As with people smugglers bringing in people on boats, the key to minimising a surge in ‘unmeritorious’ protection visa applications is to minimise the value of the product people smugglers can sell.

This means firstly ensuring non-genuine visitors are refused a visa and/or are picked up at the airport prior to departing for Australia or on arrival at the border. In this regard, Home Affairs has a key performance indicator that aims to ensure “100 percent of non-citizens posing known risks to the Australian community are refused/cancelled before or at the border.”

In its 2017-18 Annual Report, Home Affairs makes the staggering claim that this measure was met. Given the record levels of visitors changing status after arrival and record levels of people making ‘unmeritorious’ protection visa applications, the Home Affairs claim is patently false.

Secondly, minimising the risk of people smuggling requires that backlogs are not allowed to develop and that protection visa applications from source countries with low grant rates are processed quickly. By quickly processing these applications and removing failed applicants, people smugglers have little chance of making a profit. While Home Affairs claims in its Annual Report there has been a marginal improvement in processing times for ‘unmeritorious’ protection visa applicants, it is abundantly clear from the rapidly increasing backlog that its efforts have been woefully inadequate.

Finally, Home Affairs must identify, investigate and prosecute the people smugglers who are likely to be organising these scams.

To fully address this problem will involve a very substantial cost to the Australian taxpayer. In the late 1990s, we used a ballpark estimate of the cost of dealing with each unsuccessful protection visa application at between $25,000 and $50,000. This included the cost of:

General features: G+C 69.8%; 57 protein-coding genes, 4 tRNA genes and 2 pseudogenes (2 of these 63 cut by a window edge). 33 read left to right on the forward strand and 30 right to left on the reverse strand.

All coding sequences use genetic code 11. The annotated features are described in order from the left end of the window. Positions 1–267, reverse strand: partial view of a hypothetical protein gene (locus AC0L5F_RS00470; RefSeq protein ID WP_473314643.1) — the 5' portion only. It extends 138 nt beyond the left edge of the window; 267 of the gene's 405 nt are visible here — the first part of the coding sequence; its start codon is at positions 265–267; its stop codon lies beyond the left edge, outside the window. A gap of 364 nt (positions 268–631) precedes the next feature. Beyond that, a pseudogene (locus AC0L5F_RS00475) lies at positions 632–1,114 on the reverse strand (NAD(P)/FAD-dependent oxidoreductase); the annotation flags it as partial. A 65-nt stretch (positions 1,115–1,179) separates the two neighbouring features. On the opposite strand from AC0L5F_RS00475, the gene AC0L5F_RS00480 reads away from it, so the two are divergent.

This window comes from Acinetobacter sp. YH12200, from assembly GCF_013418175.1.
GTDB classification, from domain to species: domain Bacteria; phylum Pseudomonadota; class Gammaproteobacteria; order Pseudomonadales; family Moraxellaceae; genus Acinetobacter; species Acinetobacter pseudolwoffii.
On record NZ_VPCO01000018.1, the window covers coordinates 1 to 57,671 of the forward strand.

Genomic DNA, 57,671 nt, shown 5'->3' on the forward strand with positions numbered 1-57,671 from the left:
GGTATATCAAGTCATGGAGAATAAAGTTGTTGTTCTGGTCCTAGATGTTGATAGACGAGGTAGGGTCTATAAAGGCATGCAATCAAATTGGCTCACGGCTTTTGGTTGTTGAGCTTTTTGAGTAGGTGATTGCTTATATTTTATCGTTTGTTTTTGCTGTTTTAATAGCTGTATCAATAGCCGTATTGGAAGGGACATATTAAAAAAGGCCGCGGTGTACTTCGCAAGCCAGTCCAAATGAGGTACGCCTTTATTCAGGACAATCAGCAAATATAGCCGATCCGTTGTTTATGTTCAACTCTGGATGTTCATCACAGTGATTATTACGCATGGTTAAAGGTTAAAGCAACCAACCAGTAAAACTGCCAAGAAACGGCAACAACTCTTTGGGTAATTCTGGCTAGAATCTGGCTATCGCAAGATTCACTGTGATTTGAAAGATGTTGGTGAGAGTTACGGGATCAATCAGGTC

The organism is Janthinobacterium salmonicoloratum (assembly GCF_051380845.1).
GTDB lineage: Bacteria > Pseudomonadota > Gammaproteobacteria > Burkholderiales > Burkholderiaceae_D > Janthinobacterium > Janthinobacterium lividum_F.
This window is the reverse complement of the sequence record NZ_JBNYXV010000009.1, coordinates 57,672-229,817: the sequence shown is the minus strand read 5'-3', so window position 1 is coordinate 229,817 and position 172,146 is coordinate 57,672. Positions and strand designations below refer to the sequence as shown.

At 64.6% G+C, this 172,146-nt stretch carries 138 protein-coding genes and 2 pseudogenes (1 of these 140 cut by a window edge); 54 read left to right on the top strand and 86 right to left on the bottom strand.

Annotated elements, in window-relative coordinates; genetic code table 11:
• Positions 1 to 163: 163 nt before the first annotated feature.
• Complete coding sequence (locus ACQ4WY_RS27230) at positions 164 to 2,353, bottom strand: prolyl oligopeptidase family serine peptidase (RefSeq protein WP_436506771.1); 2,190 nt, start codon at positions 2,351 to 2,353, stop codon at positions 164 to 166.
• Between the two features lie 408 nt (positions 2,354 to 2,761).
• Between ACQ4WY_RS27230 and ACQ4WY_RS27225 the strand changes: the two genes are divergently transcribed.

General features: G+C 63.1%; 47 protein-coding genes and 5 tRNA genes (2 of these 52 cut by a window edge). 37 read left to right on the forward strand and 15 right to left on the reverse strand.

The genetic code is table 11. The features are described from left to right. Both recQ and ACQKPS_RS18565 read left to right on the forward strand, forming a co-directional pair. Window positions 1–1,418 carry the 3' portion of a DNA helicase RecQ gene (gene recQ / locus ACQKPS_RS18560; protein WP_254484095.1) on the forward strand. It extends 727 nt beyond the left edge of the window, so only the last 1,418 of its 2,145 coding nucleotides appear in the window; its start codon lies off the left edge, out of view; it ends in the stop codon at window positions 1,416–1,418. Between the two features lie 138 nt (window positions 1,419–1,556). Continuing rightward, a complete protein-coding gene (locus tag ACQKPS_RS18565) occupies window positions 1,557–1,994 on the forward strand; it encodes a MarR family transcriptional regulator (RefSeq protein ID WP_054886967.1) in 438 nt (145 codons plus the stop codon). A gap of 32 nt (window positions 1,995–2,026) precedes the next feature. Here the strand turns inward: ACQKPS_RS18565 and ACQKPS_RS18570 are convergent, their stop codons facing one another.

• processing the application at the primary level noting that protection visa applications are highly complex even if ‘unmeritorious’;
  • processing the application at the appeal stage noting that these are dealt with by very highly paid AAT members;
  • locating the applicants who have been refused (as they rarely attend any appeal hearing);
  • once located, detaining the refused applicant while any outstanding matters are addressed (eg requests for ministerial intervention or judicial review); and
  • removing the applicant to their country of citizenship – this may require extensive negotiations with officials of the relevant country, including to verify identity and travel documents.

The costs will be at the higher end if the applicants seek judicial review or if there are additional complexities associated with removal.

On this basis, the overall cost of dealing with this surge in applications will be in the hundreds of millions of dollars and possibly over a billion dollars depending on how long it takes to get on top of the problem. Given Home Affairs is cutting frontline staff (see here), the problem will get a lot worse before it gets better. Outsourcing visa processing, as proposed by Home Affairs, will not help as the private contractor’s primary motive will be profit rather than the integrity of Australia’s visa system.

Poor management of the visa system has serious human and financial consequences. It also undermines public confidence in our immigration program.

Abul Rizvi was a senior official in the Department of Immigration from the early 1990s to 2007 when he left as Deputy Secretary. He was awarded the Public Service Medal and the Centenary Medal for services to development and implementation of immigration policy, including in particular the reshaping of Australia’s intake to focus on skilled migration. He is currently doing a PhD on Australia’s immigration policies.